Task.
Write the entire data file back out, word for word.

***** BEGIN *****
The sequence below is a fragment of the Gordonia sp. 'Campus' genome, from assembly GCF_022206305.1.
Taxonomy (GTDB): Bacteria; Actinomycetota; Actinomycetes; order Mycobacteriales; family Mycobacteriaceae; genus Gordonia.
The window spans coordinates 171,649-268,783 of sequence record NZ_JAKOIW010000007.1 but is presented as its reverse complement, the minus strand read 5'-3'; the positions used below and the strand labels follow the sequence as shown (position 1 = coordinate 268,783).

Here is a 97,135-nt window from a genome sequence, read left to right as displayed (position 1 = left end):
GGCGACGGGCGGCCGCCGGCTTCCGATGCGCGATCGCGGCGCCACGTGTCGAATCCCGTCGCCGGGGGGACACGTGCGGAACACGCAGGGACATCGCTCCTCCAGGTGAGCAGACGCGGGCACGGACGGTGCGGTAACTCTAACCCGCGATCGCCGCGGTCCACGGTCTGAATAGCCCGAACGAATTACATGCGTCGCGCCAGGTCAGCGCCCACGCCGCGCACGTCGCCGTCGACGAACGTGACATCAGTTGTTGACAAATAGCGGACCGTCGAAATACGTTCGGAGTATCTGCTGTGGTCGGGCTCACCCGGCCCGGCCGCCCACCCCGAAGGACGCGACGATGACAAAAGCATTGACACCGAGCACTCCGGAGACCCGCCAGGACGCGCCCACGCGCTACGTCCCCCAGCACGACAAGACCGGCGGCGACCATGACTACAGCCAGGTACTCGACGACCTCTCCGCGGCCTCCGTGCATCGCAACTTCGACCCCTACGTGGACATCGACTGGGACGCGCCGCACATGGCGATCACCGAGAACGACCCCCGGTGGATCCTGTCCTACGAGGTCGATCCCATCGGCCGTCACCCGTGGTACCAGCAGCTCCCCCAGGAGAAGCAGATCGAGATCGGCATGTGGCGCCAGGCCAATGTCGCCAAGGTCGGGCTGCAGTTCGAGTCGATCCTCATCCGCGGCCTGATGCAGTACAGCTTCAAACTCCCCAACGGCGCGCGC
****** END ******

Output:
The sequence below is a fragment of the Gordonia sp. 'Campus' genome, from assembly GCF_022206305.1.
Taxonomy (GTDB): Bacteria; Actinomycetota; Actinomycetes; order Mycobacteriales; family Mycobacteriaceae; genus Gordonia.
The window spans coordinates 171,649-268,783 of sequence record NZ_JAKOIW010000007.1 but is presented as its reverse complement, the minus strand read 5'-3'; the positions used below and the strand labels follow the sequence as shown (position 1 = coordinate 268,783).

Here is a 97,135-nt window from a genome sequence, read left to right as displayed (position 1 = left end):
GGCGACGGGCGGCCGCCGGCTTCCGATGCGCGATCGCGGCGCCACGTGTCGAATCCCGTCGCCGGGGGGACACGTGCGGAACACGCAGGGACATCGCTCCTCCAGGTGAGCAGACGCGGGCACGGACGGTGCGGTAACTCTAACCCGCGATCGCCGCGGTCCACGGTCTGAATAGCCCGAACGAATTACATGCGTCGCGCCAGGTCAGCGCCCACGCCGCGCACGTCGCCGTCGACGAACGTGACATCAGTTGTTGACAAATAGCGGACCGTCGAAATACGTTCGGAGTATCTGCTGTGGTCGGGCTCACCCGGCCCGGCCGCCCACCCCGAAGGACGCGACGATGACAAAAGCATTGACACCGAGCACTCCGGAGACCCGCCAGGACGCGCCCACGCGCTACGTCCCCCAGCACGACAAGACCGGCGGCGACCATGACTACAGCCAGGTACTCGACGACCTCTCCGCGGCCTCCGTGCATCGCAACTTCGACCCCTACGTGGACATCGACTGGGACGCGCCGCACATGGCGATCACCGAGAACGACCCCCGGTGGATCCTGTCCTACGAGGTCGATCCCATCGGCCGTCACCCGTGGTACCAGCAGCTCCCCCAGGAGAAGCAGATCGAGATCGGCATGTGGCGCCAGGCCAATGTCGCCAAGGTCGGGCTGCAGTTCGAGTCGATCCTCATCCGCGGCCTGATGCAGTACAGCTTCAAACTCCCCAACGGCGCGCGC